The third step, we use the vimscal function to convert the digital count number of each pixel into a the physical radiometric intensity (I/F):

$ vimscal from=v1490951542_2_ir.cub to=C1490951542_2_ir_cal.cub units=IOF Group = Results   InputLines = 64   InputSamples = 64   StartingLine = 1   StartingSample = 1   EndingLine = 64   EndingSample = 64   LineIncrement = 1   SampleIncrement = 1   OutputLines = 64   OutputSamples = 64 End_Group   Group = Results   CalibrationVersion = RC19   SolarMultiplier = 1000.00   IR_Multiplier = 8112.34   VIS_Multiplier = 39474.13   Wave-CalMultiplier = 1000.00   OutputUnits = I/F   SolarColorFile = $cassini/calibration/vims/RC19/solar-spectrum/solar.2005_v0001.cub   Vis = false   SideplaneCorrection = "Fit Delta"   FlatFile = $cassini/calibration/vims/flatfield/ir_flatfield_v0002.cub   SpecificEnergyFile = $cassini/calibration/vims/RC19/RC19-mults/RC19.2005_v0001.cub   WavelengthCalibrationFile = $cassini/calibration/vims/RC19/wave-cal/   BandwidthFile = $cassini/calibration/vims/RC19/band-wavelengths/wavelengths.2005_v0001.cub   AverageBandwidthFile = $cassini/calibration/vims/RC19/band-wavelengths/wavelengths_average_v0001.cub End_Group

The current version of the calibration pipeline used by ISIS is RC19. The complete documentation on the RC19 calibration can be found here.

In order to improve the quality of the calibration and to reduce the noise and spikes in the cubes, we apply two additional steps: a noisefilter and a lowpass filter when the smaller spacial dimension of the cube is larger than 5.

The noisefilter (included in ISIS3 functions) will remove the random pixel noise. We use the boxcar size of 5×5 pixels that we compare to the standard deviation. The tolerance value (tolmin and tolmax) are set to 2.5. If the pixel does not fit these criteria, it will be replaced by a NULL value.

$ noisefilter from=C1490951542_2_ir_cal.cub to=C1490951542_2_ir_stdz.cub toldef=stddev tolmin=2.5 tolmax=2.5 replace=null samples=5 lines=5 Group = Results   DarkPixelsReplaced = 2724   BrightPixelsReplaced = 4257   SpecialPixelsReplaced = 0   TotalPixelsReplaced = 6981   PercentChanged = 170.4 End_Group

In the final step, we replace these NULL values by the average of the surrounding valid pixels (3×3) using the lowpass filter of ISIS:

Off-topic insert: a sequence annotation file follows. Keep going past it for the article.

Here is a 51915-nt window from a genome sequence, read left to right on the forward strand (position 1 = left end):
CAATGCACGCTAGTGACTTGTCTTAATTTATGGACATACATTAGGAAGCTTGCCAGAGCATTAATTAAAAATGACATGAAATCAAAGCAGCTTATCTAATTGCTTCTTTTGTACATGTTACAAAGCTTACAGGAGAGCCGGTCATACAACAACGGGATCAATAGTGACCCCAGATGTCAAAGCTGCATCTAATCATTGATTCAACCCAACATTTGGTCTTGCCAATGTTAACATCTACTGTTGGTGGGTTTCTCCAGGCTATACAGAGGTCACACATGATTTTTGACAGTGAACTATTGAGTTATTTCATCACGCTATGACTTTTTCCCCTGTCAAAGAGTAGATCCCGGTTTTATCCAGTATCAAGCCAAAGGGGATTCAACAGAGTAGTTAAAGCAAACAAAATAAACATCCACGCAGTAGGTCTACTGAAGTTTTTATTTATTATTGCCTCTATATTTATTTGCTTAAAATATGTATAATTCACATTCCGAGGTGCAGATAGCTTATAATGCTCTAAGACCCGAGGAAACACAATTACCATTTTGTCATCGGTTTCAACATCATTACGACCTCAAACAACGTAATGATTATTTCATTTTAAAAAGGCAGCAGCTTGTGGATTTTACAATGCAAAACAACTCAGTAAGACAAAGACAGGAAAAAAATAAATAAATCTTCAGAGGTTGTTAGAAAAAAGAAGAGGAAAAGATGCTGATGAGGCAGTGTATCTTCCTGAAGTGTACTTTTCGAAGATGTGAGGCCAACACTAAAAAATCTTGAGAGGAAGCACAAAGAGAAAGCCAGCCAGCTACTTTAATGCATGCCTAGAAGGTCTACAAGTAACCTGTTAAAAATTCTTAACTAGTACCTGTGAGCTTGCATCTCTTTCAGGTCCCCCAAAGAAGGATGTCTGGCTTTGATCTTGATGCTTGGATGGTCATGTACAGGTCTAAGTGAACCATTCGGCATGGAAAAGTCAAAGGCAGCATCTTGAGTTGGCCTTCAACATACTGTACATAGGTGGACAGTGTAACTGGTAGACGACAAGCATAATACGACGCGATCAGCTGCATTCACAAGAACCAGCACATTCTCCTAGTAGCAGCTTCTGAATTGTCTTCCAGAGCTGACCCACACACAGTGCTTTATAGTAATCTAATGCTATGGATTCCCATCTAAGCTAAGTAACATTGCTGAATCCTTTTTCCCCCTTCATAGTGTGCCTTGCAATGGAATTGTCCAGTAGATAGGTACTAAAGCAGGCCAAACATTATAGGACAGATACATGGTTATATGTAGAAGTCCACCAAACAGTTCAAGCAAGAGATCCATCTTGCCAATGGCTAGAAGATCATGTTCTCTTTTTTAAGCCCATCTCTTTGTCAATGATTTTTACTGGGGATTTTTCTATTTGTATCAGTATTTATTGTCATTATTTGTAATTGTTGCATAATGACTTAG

$ lowpass from=C1490951542_2_ir_stdz.cub to=C1490951542_2_ir.cub samples=3 lines=3 filter=outside null=yes hrs=no his=no lrs=no replacement=center [No output]

This latest file (C*_ir.cub) corresponds to the one provided at the bottom of the page dedicated to this cube. And, as before, if you only need to download this file alone, you can to get it at .

Navigation of the data

As soon as the spiceinit succeded, you can navigate the data with the ISIS function phocube. By default we export the phase angle, the emission angle, the incidence angle, the latitude, the longitude, the pixel resolution into a navigation file (N*_ir.cub).

$ phocube from=C1490951542_2_ir.cub+1 to=N1490951542_2_ir.cub phase=true emission=true incidence=true latitude=true longitude=true pixelresolution=true [No output]

Note 1: The +1 in the from field is required to select only the first channel of the cube. Otherwise, the function phocube will fail.
Note 2: At the moment, the phocube function only provides the navigation values on the ground of the icy moon and put NULL values outside. Especially, the geometry of the pixels at the limb are not computed.

The visible and infrared navigation files are always attached on the page dedicated to a specific cube. You can also choose to download it separately with the following shortcut:

How to retrieve the calibration information from the files?

In every cube file, the header contrains the complete calibration process through the different functions with their outputs. Therefore you only need to parse the ascii part of the file to retreive the information. For example, it is possible to get the calibration version using the grep function on the binary header of the cube:

$ grep -a Calibration C1490951542_2_ir.cub   CalibrationVersion = RC19

How to use the calibrated VIMS cubes?

Thanks to this webiste, getting the calibrated VIMS data is never been so easy. Now, the real question is, how to use them to create actual images and scientific results. For that end, you can use all regular ISIS tools, like qview to display them and create your own composite.

But if you need more advanced tools, you can use the python library pyvims we created. This package is still in beta and under active development. Contributions and feedbacks are welcome. After installing it, try to reproduce this Jupyter NoteBook to get your hands on the data.